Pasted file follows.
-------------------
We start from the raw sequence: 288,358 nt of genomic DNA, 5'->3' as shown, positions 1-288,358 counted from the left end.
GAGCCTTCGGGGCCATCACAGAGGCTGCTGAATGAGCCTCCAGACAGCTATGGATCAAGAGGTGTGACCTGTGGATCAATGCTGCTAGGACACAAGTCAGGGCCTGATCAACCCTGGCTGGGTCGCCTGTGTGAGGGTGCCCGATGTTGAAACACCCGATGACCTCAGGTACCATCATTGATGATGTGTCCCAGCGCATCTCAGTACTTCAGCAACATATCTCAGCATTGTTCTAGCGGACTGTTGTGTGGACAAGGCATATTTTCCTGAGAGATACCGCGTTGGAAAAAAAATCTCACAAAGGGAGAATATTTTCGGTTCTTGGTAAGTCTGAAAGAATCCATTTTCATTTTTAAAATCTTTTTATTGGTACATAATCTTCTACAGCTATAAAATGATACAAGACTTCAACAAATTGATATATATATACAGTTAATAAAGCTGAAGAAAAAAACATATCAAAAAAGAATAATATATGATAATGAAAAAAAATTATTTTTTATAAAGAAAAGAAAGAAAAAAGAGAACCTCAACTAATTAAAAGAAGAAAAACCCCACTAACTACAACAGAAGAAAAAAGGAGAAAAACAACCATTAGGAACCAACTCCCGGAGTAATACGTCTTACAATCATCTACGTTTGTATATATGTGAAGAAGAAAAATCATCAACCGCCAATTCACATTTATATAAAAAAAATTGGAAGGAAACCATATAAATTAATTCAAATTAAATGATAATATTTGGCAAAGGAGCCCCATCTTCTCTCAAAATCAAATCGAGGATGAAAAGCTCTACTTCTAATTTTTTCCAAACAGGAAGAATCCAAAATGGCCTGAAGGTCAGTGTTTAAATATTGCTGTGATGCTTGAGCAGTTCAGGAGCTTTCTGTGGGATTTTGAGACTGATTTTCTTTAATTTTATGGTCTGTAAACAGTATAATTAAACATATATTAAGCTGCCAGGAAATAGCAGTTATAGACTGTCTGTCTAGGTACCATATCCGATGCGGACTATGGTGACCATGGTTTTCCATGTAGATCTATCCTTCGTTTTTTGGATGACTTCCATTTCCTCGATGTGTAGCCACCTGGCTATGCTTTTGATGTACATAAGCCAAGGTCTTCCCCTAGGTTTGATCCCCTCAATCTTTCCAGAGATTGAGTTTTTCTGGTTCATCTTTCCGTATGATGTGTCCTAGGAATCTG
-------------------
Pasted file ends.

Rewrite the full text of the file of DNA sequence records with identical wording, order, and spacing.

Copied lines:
We start from the raw sequence: 288,358 nt of genomic DNA, 5'->3' as shown, positions 1-288,358 counted from the left end.
GAGCCTTCGGGGCCATCACAGAGGCTGCTGAATGAGCCTCCAGACAGCTATGGATCAAGAGGTGTGACCTGTGGATCAATGCTGCTAGGACACAAGTCAGGGCCTGATCAACCCTGGCTGGGTCGCCTGTGTGAGGGTGCCCGATGTTGAAACACCCGATGACCTCAGGTACCATCATTGATGATGTGTCCCAGCGCATCTCAGTACTTCAGCAACATATCTCAGCATTGTTCTAGCGGACTGTTGTGTGGACAAGGCATATTTTCCTGAGAGATACCGCGTTGGAAAAAAAATCTCACAAAGGGAGAATATTTTCGGTTCTTGGTAAGTCTGAAAGAATCCATTTTCATTTTTAAAATCTTTTTATTGGTACATAATCTTCTACAGCTATAAAATGATACAAGACTTCAACAAATTGATATATATATACAGTTAATAAAGCTGAAGAAAAAAACATATCAAAAAAGAATAATATATGATAATGAAAAAAAATTATTTTTTATAAAGAAAAGAAAGAAAAAAGAGAACCTCAACTAATTAAAAGAAGAAAAACCCCACTAACTACAACAGAAGAAAAAAGGAGAAAAACAACCATTAGGAACCAACTCCCGGAGTAATACGTCTTACAATCATCTACGTTTGTATATATGTGAAGAAGAAAAATCATCAACCGCCAATTCACATTTATATAAAAAAAATTGGAAGGAAACCATATAAATTAATTCAAATTAAATGATAATATTTGGCAAAGGAGCCCCATCTTCTCTCAAAATCAAATCGAGGATGAAAAGCTCTACTTCTAATTTTTTCCAAACAGGAAGAATCCAAAATGGCCTGAAGGTCAGTGTTTAAATATTGCTGTGATGCTTGAGCAGTTCAGGAGCTTTCTGTGGGATTTTGAGACTGATTTTCTTTAATTTTATGGTCTGTAAACAGTATAATTAAACATATATTAAGCTGCCAGGAAATAGCAGTTATAGACTGTCTGTCTAGGTACCATATCCGATGCGGACTATGGTGACCATGGTTTTCCATGTAGATCTATCCTTCGTTTTTTGGATGACTTCCATTTCCTCGATGTGTAGCCACCTGGCTATGCTTTTGATGTACATAAGCCAAGGTCTTCCCCTAGGTTTGATCCCCTCAATCTTTCCAGAGATTGAGTTTTTCTGGTTCATCTTTCCGTATGATGTGTCCTAGGAATCTG